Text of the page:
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March 16, 2017 Articles

Third Circuit: Futility Avoids Arbitration Waiver

By Sheila J. Carpenter

Parties to a contract containing an arbitration clause who find themselves in litigation generally must promptly demand arbitration, and bring a motion to compel if needed, or they may waive their right to arbitration, especially if a party opposing arbitration can show prejudice from the delay. This rule prevents the waste of resources likely to occur if the parties litigate for months or years and then one party demands to start anew in arbitration. However, there are some exceptions to the waiver doctrine. One is that an arbitration demand earlier in the case would have been futile.

In Chassen v. Fidelity National Financial, Inc., 836 F.3d 291 (3d Cir. 2016), the Third Circuit addressed the futility exception. In a 2–1 decision, the Chassen court held that because the right to demand individual arbitration was not available to the defendants prior to the Supreme Court’s decision in AT&T Mobility LLC v. Concepcion, 563 U.S. 333 (2011), such a demand would have been futile at the outset of the litigation, and the defendants’ delay of over two years in demanding arbitration was excused.

Chassen was a proposed class action brought in 2009 by purchasers of residential property in New Jersey against various title insurance companies and others involved in the closing process. The plaintiffs claimed that agents of the title companies charged them more for recording deeds and mortgages than was actually charged by local officials, pocketing the difference. They asserted claims for breach of contract and violation of New Jersey statutory law. Damages per consumer were no more than a few hundred dollars, but the aggregate claims asserted by the plaintiffs exceeded $50 million. The arbitration clauses that the district court found were applicable to the plaintiffs’ claims did not reference individual or class arbitration specifically.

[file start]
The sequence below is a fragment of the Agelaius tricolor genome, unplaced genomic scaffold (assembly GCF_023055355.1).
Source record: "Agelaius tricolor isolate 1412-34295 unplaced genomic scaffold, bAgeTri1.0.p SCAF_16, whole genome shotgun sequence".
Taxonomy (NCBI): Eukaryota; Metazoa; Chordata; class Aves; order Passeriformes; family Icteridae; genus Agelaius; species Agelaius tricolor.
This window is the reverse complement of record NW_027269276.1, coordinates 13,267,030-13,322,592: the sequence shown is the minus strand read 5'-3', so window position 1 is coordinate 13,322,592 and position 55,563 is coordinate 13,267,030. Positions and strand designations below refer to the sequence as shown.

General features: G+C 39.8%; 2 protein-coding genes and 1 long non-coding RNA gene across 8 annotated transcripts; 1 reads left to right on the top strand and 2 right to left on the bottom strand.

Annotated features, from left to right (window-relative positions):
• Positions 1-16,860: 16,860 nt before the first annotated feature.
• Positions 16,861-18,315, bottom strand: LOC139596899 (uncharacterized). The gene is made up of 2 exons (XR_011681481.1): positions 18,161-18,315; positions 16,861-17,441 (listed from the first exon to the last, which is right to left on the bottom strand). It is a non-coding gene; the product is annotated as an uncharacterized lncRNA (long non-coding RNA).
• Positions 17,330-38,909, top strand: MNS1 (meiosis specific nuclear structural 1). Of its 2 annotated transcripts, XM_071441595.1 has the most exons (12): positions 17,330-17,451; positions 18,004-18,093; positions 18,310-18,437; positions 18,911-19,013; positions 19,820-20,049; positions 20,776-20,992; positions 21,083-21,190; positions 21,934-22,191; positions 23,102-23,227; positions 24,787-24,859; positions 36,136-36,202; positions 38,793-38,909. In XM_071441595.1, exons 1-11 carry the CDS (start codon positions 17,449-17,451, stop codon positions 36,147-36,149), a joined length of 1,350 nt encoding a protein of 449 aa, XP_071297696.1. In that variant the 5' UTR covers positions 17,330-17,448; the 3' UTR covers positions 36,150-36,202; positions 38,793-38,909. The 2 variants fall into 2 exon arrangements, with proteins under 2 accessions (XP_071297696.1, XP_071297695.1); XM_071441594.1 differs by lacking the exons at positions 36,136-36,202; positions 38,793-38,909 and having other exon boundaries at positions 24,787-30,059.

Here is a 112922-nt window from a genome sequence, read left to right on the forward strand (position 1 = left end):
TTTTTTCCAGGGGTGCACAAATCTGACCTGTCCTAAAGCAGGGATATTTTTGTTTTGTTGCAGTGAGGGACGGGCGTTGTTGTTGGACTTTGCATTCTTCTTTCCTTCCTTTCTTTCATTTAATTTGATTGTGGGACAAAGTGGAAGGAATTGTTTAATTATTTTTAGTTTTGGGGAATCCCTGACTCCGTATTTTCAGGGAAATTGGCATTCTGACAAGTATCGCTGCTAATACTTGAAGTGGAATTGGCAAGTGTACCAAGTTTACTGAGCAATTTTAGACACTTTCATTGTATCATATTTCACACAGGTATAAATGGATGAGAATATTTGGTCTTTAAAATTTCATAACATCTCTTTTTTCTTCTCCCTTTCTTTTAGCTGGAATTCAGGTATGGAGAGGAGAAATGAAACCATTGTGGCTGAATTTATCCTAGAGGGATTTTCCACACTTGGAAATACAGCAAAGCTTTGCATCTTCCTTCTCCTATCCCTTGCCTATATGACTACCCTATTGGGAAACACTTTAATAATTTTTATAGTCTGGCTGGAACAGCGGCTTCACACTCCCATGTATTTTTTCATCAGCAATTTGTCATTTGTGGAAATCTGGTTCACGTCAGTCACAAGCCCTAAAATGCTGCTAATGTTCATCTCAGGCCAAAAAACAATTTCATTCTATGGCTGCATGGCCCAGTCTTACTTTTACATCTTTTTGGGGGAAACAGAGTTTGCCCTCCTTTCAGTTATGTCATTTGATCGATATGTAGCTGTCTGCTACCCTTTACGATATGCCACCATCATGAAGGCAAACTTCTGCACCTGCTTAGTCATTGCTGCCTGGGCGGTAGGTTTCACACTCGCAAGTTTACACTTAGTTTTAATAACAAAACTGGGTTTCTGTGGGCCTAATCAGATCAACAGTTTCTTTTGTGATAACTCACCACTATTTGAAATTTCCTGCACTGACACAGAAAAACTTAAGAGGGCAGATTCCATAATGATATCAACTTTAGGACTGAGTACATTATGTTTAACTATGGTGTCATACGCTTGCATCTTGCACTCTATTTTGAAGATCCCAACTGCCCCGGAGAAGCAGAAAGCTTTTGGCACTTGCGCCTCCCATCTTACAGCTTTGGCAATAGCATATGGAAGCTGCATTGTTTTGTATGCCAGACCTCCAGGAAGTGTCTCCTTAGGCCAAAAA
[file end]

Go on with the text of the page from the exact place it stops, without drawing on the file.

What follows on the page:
The court asserted that demanding arbitration at the outset of the litigation would have led to class arbitration under New Jersey law at the time the case was filed. Thus, any demand for arbitration by the defendants could have backfired, leaving them with the risks of class claims without the judicial protections provided to class defendants in the federal courts. The Third Circuit panel held that it was only after Concepcion made clear that the Federal Arbitration Act, 9 U.S.C. §§ 1 et seq., preempted state laws permitting class arbitration without the consent of both parties that the defendants’ right to demand individual arbitration was available. Noting that other circuits had adopted the view that a party need not engage in futile gestures in order to avoid a claim of waiver, the court held that “futility can excuse the delayed invocation of the right to compel arbitration.” Chassen, 836 F.3d at 293. Waiver requires action inconsistent with a known right, and if the right does not exist, this prerequisite to waiver does not exist. While the law governing futility is, in the abstract, not particularly controversial, Chassen is a significant case because the defendants had a right to demand arbitration at the outset of the litigation. They chose not to; the court assumed that this decision was premised on the view that New Jersey law would have allowed the plaintiffs to insist on class arbitration.